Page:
In my life as a litigator, I have noticed that there is often a disconnect between mediator, arbitrator, judge, attorney, and client. Although the attorney and his or her client may have the same goal of resolution, they often have different motivations for getting there. Sometimes the client has a rightful claim, one for which the attorney is biting at the bit to go to trial, but also one whose prosecution or defense is costing more time and money than the client wishes to spend. When you get to your chosen mediator for settlement discussions, he or she just wants to make a deal. And if you end up before a judge or arbitrator, maybe he or she just wants to render a quick decision so that they can move on to the next case. Gone is the opportunity to be fully heard, and left in its place is a bad experience with our system of justice.
Vineyard Legal Services provides litigation, mediation, and arbitration services. Each service is separate of the others, but shares a common theme – the resolution of legal disputes.
As a practicing attorney and litigator, it is my duty to advise my clients of the risks and benefits inherent to any scenario for which they may seek legal advice. Sometimes people get themselves into legal disputes that can only be resolved through litigation. As a litigator, I pride myself on keeping the clients’ interests primary and advocating on their behalf through superior research, analysis, and oral and written argument. Litigation can end in a variety of ways: settlements, dispositive motions, judgments provided by a judge or jury, or even through appeal. Vineyard Legal Services will analyze and discuss with you the possibilities, advantages, and risks with each.
A majority of legal disputes resolve themselves through negotiation. Mediation offers the parties the opportunity to negotiate a compromise through a neutral third party, without the risk of a judge, arbitrator, or jury taking the decision-making process away from the parties. At trial or in arbitration, issues you believe to be material to a dispute may be deemed irrelevant or excluded by the Rules of Evidence. Mediation temporarily forecloses this hostility to one’s claims or defenses and permits the parties control of any resolution. And at a minimum, mediation permits the parties to cut losses and do simple arithmetic regarding future risks and costs.
Mediators, moreso than arbitrators, are often stereotyped by their personalities. There are, just to name a few, the soft and hard sellers, the pitbull, the academic, the communicator, the negotiator, and the shuttle diplomat. While the resolution style of each personality is different, the fact of the matter is that many mediators forget that the foundation of any dispute are the legal claims – and the defenses thereto – whether arising from a breach of contract, professional malpractice, a bad faith denial of insurance coverage, or any other claim for which a party seeks redress. To many mediators, getting bogged down in the legalities cuts down on negotiation time. While this is true to some extent, an inclination to immediately jump into dollars and cents negotiations, without permitting the parties to argue their legal claims and defenses, undermines the process. First, the mediator does not have a concrete foundation by which to assess the parties’ negotiating needs. Second, the parties feel ignored.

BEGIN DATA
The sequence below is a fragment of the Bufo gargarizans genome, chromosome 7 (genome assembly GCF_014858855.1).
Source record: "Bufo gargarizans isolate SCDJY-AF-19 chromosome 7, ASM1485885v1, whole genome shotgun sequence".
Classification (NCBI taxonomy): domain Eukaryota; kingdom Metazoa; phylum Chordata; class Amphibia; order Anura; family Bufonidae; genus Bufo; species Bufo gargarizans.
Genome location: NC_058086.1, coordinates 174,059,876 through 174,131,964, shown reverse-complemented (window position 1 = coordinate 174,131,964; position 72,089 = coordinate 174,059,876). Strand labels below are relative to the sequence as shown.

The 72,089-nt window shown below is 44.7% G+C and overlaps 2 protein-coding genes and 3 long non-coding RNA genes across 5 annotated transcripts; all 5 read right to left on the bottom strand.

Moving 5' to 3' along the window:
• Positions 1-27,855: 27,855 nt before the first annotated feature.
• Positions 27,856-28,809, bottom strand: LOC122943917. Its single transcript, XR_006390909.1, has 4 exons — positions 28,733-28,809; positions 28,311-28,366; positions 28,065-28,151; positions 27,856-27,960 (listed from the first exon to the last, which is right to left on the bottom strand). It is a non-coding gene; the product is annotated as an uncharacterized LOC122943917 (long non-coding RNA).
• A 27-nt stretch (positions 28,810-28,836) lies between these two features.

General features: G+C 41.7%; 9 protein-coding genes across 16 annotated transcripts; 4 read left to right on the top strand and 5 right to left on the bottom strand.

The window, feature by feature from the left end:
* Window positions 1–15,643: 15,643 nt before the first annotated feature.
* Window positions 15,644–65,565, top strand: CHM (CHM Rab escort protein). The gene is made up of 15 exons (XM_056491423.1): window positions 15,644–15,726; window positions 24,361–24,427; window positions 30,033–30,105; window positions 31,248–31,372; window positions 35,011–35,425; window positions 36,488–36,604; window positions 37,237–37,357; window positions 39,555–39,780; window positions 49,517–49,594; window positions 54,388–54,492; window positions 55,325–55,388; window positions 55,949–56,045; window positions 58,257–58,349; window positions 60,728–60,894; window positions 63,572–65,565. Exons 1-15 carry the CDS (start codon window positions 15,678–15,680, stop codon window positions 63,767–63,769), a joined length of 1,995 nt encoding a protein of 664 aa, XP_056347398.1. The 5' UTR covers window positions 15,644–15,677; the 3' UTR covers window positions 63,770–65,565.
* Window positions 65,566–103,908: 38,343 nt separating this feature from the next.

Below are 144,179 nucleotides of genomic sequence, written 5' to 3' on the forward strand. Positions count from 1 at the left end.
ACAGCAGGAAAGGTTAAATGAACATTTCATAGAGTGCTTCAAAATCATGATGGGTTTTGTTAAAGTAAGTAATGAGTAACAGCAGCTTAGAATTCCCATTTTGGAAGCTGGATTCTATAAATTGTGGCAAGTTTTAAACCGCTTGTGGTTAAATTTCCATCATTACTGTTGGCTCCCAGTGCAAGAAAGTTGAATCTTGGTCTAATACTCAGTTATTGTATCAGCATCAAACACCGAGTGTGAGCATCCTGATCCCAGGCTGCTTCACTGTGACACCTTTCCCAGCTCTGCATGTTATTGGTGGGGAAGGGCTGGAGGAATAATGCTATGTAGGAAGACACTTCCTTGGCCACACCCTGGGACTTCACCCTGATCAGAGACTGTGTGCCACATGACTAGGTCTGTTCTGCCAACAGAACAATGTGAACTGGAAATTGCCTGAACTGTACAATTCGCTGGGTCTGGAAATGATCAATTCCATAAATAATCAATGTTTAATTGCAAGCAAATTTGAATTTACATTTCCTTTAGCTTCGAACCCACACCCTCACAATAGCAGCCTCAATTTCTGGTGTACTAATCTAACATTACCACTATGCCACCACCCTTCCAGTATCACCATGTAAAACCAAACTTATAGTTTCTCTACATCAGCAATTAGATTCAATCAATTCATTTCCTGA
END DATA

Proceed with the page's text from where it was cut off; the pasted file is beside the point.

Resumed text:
A mediator’s most important characteristics are trust, respect, and integrity. Without these, he or she will have a difficult time convincing anyone that there is a resolution to a dispute. The mediator must also be flexible, communicative, and creative. Not all disputes resolve around an exchange of money, and the facts and law supporting a claim or dispute do not magically stop developing because the parties walked into the mediator’s office. Whether it is a 2 or a 20-party dispute, a good mediator builds trust with everyone and endeavors to make the puzzle pieces fit into the broader big picture.
As an attorney, I have mediated numerous multi-party disputes with hundreds of millions of dollars at stake for my clients. As a mediator, I have identified and resolved the difficulties that opposing parties face in pursuing resolution. I understand the push and pull of cobbling together a consensus. Bridges have to be built, and I have constructed my fair share.
Then there is arbitration. Not all disputes settle. Some disputes have to be adjudicated for a variety of reasons, ranging from business necessity to the simple human concept of principle. Arbitration has developed to provide a quick and cost-efficient means by which to fully and finally resolve a dispute. However, because arbitration generally falls outside judicial review, and because it tends to be the business world that requires arbitration for the resolution of disputes, the public has grown suspicious of the process. Further, the almost-confidential nature of arbitration, combined with the court’s general deference to arbitrator decisions, have permitted the occasional variance from established law, while also effectively hiding a wide range of competencies in the adjudication of claims and defenses.
As an arbitrator, my process starts with the parties. They dictate the focus of adjudication, and their non-legal concerns (e.g., financial and confidentiality) are paramount in my efforts. Efficiency and competency are my goals, and I give each party’s claims and defenses equal attention. I require professionalism among the attorneys and do not abide by litigation gamesmanship of any kind. If this sounds like your kind of forum, please do contact me to arbitrate your future disputes. I am able to abide by a variety of procedural rules, whether promulgated by the AAA, the Florida or Georgia legislatures, the parties, or the terms of an individual contract.
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